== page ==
HYM and HUR is a somewhat whimsical short story involving two fairy-like beings who make a pact with Death, and in the process cause trouble for an innocent human and his girlfriend. Despite its sometimes uneven characterization, it succeeds as a light read with brisk pacing.
Every sentence must do one of two things — reveal character or advance the action. - Kurt Vonnegut
Yesterday I started re-editing my novel after putting it away for six months. It was good to put it aside to gain “distance” from it, but the real benefit was what I learned from all the projects I did in the interim, especially EPIC FANTASY 0.9b. Lack of confidence can be a big problem for new writers; we revise and revise, but always wonder if the changes we’ve made are actually making our stories worse instead of better, sometimes even to the point of going around in circles. But compared to six months ago, I feel much more capable of looking at my own writing and deciding on absolute terms whether it’s where I want it to be, and if not, what it will take to get there. It feels great to bring that knowledge to bear on improving this novel, because I’ve found that even after all this time, I still love its characters and plot just as much as I did when I was writing them. I’m excited to make it as perfect as it possibly can be so that I can share it with others.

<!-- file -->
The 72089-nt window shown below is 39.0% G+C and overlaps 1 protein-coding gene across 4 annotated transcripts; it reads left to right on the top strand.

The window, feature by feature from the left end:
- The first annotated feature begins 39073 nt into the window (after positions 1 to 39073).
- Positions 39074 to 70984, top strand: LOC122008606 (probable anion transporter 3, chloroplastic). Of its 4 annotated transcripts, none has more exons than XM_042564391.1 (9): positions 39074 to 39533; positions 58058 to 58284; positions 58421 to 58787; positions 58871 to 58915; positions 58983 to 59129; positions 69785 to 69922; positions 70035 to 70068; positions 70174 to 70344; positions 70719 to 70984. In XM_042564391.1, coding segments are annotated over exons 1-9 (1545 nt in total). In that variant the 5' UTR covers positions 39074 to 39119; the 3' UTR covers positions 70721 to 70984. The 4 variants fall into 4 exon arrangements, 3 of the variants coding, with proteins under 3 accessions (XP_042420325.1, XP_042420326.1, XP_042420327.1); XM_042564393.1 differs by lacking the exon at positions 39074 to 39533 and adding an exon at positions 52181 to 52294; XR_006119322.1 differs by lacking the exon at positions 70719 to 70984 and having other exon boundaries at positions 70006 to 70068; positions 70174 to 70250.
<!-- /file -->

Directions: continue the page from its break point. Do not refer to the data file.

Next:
In that spirit, the following is my personal editing checklist, which I compiled over the past six months from various sources (mainly craft books, corrections from professional editors and my own experiences). Of course, my list may not fit you perfectly; everyone has their own peculiar set of problems to deal with. But I’ve tried to make it general and included some common issues that I don’t personally struggle with that often. In any case, hopefully someone out there will find it useful.
"Bill and Arlene Miller were a happy couple." - Raymond Carver, "Neighbors," opening sentence.
The passive voice seems to be a common sticking point for new writers. Is there a specific reason for this? Why would the passive voice be any harder to grasp than any other straightforward grammatical rule?
My short story, A Grave in cloudSpace, is now available on Smashwords for the low, low price of nothing. The price on Amazon remains $0.99, but it is possible that Amazon will “price match” the price down to free soon. You can help move this process along by clicking Amazon’s “tell us about a lower price” link and entering the Smashwords URL in their pop-up form.